Ginseng, a widely popular superfood, has long been used in traditional medicine. The health benefits of ginseng are largely attributed to compounds called ginsenosides, which are present in the roots, stems, and leaves of the plant. Ginsenosides are known to prevent inflammation, diabetes, and cancer, and can also help control blood cholesterol levels and reduce aging.
Although there are 13 known species of ginseng, Korean ginseng—which contains the highest number of ginsenosides—is not commonly found in nature. Moreover, of the two types of ginsenosides, the more effective variety—the minor ginsenosides—accounts for only 20% of the total ginsenoside content in ginseng. As a result, the supply of ginsenosides is insufficient to meet the high demand in the nutraceutical and pharmaceutical industries. In order to improve ginsenoside production, a one-stop resource with consolidated information from previous ginsenoside studies is required, but such a resource is currently unavailable.
A team of researchers led by Dr. Ravi Gupta from Kookmin University and Dr. Sun Tae Kim from Pusan National University, Korea, embarked on a journey to address this gap. In their recent review published in Critical Reviews in Food Science and Nutrition, they compiled a vast amount of data from a large number of ginsenoside studies across multiple fields, including botany, biochemistry, genetics, and drug research.
In addition to providing an overview of the different types and sources of ginsenosides, this review highlights several opportunities for improving ginsenoside production, both in the natural sources, as well as in synthetic biosystems. First, it discusses how major ginsenosides can be converted to the more effective minor type using chemical and enzymatic treatments as well as microbial action. Subsequently, it focuses on how treatments such as water restriction, light stress, gamma radiation, and the administration of plant hormones like jasmonic acid can enhance the ginsenoside content of ginseng.
Finally, the review provides a detailed summary of the biochemistry underlying ginsenoside synthesis in plants as well as its regulation at the gene level. “Understanding and identifying the genes and pathways involved in ginsenoside production can help us develop plants containing high levels of ginsenosides. The identified genes can also be inserted into other organisms that do not make ginsenosides to create artificial systems like ginsenoside-producing yeasts,” explains Dr. Gupta, adding that such strategies would be essential for large-scale ginsenoside production.
This review is the first of its kind to focus on ginsenosides on a wide scale. “This was a mammoth challenge, but we strongly believe that our efforts will bear fruit. Our work cements together all the research that has been conducted in the past, and we hope that in the future, scientists will capitalize on it and develop new ways to meet the global demand for ginsenosides,” according to Dr. Kim.
This work by Dr. Gupta, Dr. Kim, and their team is an important tool in further improving the industrial potential of a natural food that is a trove of nutrients necessary for healthy living. This is indeed great news for health enthusiasts the world over!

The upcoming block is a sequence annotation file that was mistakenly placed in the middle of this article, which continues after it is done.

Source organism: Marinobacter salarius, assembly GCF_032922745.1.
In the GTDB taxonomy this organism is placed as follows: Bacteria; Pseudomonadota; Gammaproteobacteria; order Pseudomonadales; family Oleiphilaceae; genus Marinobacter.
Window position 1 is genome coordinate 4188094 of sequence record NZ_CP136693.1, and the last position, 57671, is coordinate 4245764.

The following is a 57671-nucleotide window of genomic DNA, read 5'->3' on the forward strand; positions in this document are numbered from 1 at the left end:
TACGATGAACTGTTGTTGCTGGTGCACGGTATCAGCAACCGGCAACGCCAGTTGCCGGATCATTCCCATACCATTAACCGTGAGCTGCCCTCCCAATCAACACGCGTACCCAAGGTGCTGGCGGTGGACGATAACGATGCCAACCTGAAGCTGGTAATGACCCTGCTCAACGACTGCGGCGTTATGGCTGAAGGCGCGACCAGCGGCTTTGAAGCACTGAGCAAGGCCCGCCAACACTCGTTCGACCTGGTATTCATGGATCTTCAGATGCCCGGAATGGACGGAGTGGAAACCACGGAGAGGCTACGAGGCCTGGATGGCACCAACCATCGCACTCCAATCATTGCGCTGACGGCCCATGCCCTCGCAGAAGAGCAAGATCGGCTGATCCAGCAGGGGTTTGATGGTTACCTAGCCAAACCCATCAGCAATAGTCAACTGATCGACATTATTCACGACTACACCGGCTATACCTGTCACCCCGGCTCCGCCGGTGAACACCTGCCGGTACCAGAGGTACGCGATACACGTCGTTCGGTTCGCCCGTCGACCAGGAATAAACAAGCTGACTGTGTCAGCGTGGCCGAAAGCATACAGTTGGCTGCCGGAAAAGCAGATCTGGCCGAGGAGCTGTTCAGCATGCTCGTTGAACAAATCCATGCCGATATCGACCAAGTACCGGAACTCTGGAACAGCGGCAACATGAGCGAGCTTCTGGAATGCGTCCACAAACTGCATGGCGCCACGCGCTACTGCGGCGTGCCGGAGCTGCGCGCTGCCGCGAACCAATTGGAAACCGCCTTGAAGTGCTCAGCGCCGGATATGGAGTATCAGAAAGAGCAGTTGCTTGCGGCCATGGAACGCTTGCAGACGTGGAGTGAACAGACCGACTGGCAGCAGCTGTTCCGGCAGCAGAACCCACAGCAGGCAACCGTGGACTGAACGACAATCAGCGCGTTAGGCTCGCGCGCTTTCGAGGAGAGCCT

About Pusan National University
Pusan National University, located in Busan, South Korea, was founded in 1946, and is now the no. 1 national university of South Korea in research and educational competency. The multi-campus university also has other smaller campuses in Yangsan, Miryang, and Ami. The university prides itself on the principles of truth, freedom, and service, and has approximately 30,000 students, 1200 professors, and 750 faculty members. The university is composed of 14 colleges (schools) and one independent division, with 103 departments in all.
About the author
Dr. Ravi Gupta is an Assistant Professor at Kookmin University, Seoul. He obtained his Ph.D. in Plant Physiology and Biochemistry from the University of Delhi, India, and then spent more than five years working as a postdoctoral fellow and Research Professor at Pusan National University, Busan, Korea. Dr. Gupta is the author of more than 70 scientific publications and has also published several books. He is a recipient of many prestigious national and international awards, including the Ramalingaswami re-entry fellowship, Ramanujan fellowship, ITS fellowship from the Government of India, and Korea Research Fellowship from the Government of South Korea.
His work can be accessed here: https://sites.google.com/site/raviguptaproteomics/home
His ORCID ID is: https://orcid.org/0000-0001-5242-9528
Dr. Sun Tae Kim is a Professor at Pusan National University, Busan, Korea, and he obtained his Ph.D. in Applied Biology from Gyeongsang National University, Jinju, Korea. His research focuses on biotic stress in rice as well as proteomics, and he has published around 108 SCI-level papers, accounting for a total of 4,375 citations and an h-Index of 37. He has received a Basic Research Laboratory grant from the National Research Foundation (NRF) of Korea (March 2018 to February 2024) for studying immune receptor-mediated disease resistance in crops. Dr. Kim is also an active editorial member of international academic journals such as Frontiers in Plant Science and Plants. He has served as the Associate Dean of Research Affairs in Pusan National University and is also a part of the Research Board of the NRF of Korea.
His work can be accessed here: https://scholar.google.co.in/citations?user=fEMNG70AAAAJ&hl=en
His ORCID ID is: https://orcid.org/0000-0001-9705-6868
Critical Reviews in Food Science and Nutrition
METHOD OF RESEARCH
SUBJECT OF RESEARCH
Phytochemistry of ginsenosides: Recent advancements and emerging roles
ARTICLE PUBLICATION DATE
The authors declare no conflict of interest.
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